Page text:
« Reply #5 on: February 19, 2018, 12:43:29 pm »

I do agree with John Nobile.   however if you want to continue on this try one of these books.

https://www.parts-express.com/cat/speaker-design-books/1524
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Richard_Stringer

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Re: Taking out a sub port to increase depth
« Reply #6 on: February 19, 2018, 01:03:05 pm »

Some general rules on the subject:

- Longer port = lower tuning
- Narrower port = lower tuning
- Larger chamber volume (fixed port size) = lower tuning.

However, a narrower port will mean you're trying to shove lots of air through a small area, which means you can end up with reduced output at higher levels.

The port area there looks marginal as-is, IMO, and probably only suitable for older short-throw drivers (not much linear travel - aka Xmax). Putting some modern 18"s in there would overload those ports in short order.

If it was mine, and I had to use that cabinet and keep it a 2x18" but with updated drivers, here's what I'd do:

- Remove all existing ports
- Cut the baffles so that the largest possible triangular ports can be used
- Add triangular ports that go most of the way to the back of the cabinet, leaving a minimum of, say, 4" of space. Use a simulation program to check where the tuning will come out and plan accordingly.
- Drop in the best 18"s you can afford, and be prepared to throw some EQ around if the cabinet is, in fact, too small for a flat response out-of-the-box.

Note that the RCF driver you've mentioned have 8.8mm of Xmax, so there's going to be more output again by using even better drivers. A B&C 18SW115 has around 16mm of linear travel, so will go just under 6dB louder than the RCFs. That means you could use one box with the B&C units and have very nearly the same output as two boxes with the RCFs.

Chris

There's 8 ports on each sub with 4 ports being on each driver chamber (each driver is in a seperate chamber) and the inner dimension of each the ports is 180mm x 140mm x 395mm deep. I worked out that the internal capacity of each driver chamber is aproximately 116 litres which is tiny. Would the RCF L18P300 be better instead of the P400? The L18P300 has 7.8mm xmax.


John...To be honest selling the subs and buying four more powerful subs isn't something I could afford to do because subs which are massively more powerful are way more than the money I could get together so that's why I wanted to modify these, the old saying "you do the best you can with what you have" comes to mind.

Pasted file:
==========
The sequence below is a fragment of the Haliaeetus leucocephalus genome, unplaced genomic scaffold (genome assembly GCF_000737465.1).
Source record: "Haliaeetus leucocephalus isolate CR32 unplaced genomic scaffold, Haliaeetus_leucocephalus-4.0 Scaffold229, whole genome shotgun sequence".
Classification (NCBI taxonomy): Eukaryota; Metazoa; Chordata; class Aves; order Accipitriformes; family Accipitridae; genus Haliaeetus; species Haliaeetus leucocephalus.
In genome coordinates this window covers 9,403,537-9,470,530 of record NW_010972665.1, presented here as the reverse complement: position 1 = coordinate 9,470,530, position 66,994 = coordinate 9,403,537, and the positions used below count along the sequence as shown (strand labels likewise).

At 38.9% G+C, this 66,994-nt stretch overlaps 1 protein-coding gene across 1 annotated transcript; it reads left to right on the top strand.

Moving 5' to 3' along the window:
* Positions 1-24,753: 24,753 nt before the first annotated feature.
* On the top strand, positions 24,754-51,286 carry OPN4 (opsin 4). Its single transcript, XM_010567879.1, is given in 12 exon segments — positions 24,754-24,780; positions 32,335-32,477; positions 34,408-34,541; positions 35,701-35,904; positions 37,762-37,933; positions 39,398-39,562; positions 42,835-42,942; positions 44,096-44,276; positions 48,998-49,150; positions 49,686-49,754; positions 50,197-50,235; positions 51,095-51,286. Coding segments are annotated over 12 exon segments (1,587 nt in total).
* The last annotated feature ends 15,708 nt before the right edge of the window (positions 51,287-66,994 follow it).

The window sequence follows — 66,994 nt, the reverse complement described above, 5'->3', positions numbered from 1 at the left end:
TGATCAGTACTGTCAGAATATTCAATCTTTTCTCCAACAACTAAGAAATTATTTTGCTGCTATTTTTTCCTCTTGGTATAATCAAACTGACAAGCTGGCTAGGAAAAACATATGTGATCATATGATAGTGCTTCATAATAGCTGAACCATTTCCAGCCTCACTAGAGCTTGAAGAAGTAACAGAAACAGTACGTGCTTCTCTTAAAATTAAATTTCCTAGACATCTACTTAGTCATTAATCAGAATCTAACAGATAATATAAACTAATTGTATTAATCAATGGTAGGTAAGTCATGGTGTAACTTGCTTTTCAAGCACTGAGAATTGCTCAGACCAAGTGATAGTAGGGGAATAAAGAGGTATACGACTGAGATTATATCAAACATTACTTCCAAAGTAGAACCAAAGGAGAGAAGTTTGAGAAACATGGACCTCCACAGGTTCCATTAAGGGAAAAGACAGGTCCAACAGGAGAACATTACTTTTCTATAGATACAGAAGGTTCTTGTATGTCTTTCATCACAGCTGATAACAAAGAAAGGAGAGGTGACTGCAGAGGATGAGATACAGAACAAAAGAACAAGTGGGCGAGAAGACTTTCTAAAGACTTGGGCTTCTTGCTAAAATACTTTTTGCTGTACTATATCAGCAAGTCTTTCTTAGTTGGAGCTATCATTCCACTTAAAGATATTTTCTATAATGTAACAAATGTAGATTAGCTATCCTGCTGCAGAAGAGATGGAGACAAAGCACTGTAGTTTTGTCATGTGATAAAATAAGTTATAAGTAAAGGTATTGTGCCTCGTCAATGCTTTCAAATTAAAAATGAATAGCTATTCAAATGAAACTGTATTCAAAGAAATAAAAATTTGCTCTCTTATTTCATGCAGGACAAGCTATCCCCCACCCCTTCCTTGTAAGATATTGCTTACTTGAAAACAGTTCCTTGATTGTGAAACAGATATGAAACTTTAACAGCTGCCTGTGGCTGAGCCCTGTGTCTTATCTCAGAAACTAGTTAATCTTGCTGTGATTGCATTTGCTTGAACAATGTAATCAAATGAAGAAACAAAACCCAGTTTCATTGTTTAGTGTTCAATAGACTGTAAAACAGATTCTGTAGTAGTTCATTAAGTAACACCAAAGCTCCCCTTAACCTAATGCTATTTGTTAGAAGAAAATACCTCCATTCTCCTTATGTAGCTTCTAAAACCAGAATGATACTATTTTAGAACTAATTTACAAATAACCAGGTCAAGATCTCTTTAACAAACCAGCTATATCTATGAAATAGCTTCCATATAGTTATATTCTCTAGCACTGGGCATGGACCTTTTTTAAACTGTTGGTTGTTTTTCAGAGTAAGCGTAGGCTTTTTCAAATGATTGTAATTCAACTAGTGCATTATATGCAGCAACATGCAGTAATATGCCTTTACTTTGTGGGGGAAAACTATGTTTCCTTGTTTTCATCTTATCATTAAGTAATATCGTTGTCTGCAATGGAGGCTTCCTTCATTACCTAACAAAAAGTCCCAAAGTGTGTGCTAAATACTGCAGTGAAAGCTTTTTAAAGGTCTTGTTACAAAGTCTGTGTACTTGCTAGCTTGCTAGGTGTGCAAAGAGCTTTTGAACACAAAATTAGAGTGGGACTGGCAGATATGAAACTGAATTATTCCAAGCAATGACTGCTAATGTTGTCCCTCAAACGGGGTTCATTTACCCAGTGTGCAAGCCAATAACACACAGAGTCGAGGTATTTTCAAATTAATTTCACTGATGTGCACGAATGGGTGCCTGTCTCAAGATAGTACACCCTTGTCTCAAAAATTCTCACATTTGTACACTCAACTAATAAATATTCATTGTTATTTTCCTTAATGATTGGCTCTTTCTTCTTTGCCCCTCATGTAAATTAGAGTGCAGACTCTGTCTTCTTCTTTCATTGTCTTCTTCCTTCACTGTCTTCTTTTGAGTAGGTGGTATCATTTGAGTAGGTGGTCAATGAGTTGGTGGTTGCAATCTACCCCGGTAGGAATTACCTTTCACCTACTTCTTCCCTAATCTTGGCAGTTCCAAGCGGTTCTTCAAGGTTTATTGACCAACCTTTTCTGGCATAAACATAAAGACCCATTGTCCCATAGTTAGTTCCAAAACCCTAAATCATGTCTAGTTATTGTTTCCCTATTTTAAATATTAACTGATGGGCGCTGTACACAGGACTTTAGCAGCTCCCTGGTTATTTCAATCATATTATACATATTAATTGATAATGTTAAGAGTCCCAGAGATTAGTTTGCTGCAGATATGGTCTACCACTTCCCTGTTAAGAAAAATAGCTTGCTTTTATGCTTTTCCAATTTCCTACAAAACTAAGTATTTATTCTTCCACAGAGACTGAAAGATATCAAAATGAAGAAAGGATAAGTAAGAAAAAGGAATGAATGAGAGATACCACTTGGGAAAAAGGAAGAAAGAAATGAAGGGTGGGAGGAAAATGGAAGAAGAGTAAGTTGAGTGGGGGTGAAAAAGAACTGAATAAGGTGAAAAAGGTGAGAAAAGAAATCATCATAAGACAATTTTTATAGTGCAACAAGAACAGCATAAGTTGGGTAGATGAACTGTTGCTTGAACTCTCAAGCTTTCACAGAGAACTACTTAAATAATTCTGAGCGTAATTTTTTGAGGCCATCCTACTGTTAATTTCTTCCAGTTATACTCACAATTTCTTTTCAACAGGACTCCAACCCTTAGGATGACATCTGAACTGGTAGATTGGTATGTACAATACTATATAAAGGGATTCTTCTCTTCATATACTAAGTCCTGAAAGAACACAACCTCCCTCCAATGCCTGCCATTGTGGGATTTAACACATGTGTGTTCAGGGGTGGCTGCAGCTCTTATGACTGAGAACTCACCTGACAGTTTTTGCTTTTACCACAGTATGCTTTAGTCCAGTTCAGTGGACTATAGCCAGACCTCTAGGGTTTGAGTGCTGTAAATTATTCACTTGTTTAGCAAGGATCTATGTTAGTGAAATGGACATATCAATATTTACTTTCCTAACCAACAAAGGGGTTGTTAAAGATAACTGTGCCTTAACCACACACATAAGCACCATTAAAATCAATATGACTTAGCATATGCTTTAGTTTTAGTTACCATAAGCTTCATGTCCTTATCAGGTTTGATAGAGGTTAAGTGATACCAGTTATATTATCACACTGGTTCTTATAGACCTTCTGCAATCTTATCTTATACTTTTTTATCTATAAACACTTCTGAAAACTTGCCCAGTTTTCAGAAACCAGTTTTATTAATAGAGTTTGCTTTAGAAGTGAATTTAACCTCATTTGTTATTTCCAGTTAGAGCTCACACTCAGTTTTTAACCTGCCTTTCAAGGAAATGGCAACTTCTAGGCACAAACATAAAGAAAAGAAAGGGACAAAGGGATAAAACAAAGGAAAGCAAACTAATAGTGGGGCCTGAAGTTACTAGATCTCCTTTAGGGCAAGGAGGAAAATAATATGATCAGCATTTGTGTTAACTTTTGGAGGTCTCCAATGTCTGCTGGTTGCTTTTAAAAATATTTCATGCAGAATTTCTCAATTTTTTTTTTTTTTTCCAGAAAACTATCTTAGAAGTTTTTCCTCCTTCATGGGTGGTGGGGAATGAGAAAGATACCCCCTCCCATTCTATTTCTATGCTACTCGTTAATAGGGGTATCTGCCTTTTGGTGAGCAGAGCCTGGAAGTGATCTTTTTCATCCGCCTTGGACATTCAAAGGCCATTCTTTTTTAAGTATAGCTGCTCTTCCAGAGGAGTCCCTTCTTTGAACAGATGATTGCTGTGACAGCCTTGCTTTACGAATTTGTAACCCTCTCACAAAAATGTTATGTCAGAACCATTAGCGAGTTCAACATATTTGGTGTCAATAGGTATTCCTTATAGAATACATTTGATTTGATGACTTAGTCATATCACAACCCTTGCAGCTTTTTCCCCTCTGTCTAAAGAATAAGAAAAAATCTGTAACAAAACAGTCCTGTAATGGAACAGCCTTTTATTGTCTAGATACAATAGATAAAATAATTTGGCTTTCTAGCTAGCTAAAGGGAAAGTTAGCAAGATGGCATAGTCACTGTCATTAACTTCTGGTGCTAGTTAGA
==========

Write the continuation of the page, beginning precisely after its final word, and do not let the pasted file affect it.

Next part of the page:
« Last Edit: February 19, 2018, 01:14:34 pm by Richard_Stringer »
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Jerome Malsack

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Re: Taking out a sub port to increase depth
« Reply #7 on: February 19, 2018, 01:24:01 pm »

Then it would be better to visit parts-express and buy the tools to help estimate you results.  You will need the specs from the two drivers.  One coming out.  and the new one going in.  along with the changes you plan to make on the cabinet.
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Richard_Stringer

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Re: Taking out a sub port to increase depth
« Reply #8 on: February 19, 2018, 01:47:25 pm »

Then it would be better to visit parts-express and buy the tools to help estimate you results.  You will need the specs from the two drivers.  One coming out.  and the new one going in.  along with the changes you plan to make on the cabinet.

That's gonna be impossible because i've emailed and phoned Wharfedale a few times in the past two years about the TS parameters of their drivers and they themselves don't even know they told me, they have no idea, there's no paperwork on any specs or anything on their drivers and i'm not qualified to measure the TS specs of the drivers myself.
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Jeff Bankston

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Re: Taking out a sub port to increase depth
« Reply #9 on: February 19, 2018, 02:00:48 pm »

Get this cabinet design CD and model the speakers to that cabinet and it will show you what you can get from them. Designing a cabinet is not as easy as it seems and takes a little time using different port types and sizes.

http://www.usspeaker.com/cabinetsoftware-1.htm